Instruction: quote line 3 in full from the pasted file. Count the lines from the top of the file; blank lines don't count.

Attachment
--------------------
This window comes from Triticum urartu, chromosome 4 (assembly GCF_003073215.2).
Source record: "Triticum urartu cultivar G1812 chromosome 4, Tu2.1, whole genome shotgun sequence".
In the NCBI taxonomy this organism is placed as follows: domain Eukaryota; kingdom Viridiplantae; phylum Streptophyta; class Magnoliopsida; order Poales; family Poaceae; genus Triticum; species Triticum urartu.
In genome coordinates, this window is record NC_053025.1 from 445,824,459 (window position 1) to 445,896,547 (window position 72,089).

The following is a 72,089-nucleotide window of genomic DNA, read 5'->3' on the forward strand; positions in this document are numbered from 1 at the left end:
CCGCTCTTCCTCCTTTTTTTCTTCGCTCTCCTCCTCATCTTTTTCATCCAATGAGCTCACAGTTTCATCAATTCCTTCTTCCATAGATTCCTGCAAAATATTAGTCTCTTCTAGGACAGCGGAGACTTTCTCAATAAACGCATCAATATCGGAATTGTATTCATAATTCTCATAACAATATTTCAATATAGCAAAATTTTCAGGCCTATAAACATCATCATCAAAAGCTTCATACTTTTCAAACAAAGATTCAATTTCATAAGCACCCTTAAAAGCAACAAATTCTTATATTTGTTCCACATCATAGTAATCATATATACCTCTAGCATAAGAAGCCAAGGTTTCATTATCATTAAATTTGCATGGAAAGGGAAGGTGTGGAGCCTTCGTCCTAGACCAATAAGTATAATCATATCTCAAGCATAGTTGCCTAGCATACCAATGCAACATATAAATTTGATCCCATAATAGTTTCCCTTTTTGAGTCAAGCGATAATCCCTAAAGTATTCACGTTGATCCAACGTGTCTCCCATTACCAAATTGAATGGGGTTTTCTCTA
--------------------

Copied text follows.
In the NCBI taxonomy this organism is placed as follows: domain Eukaryota; kingdom Viridiplantae; phylum Streptophyta; class Magnoliopsida; order Poales; family Poaceae; genus Triticum; species Triticum urartu.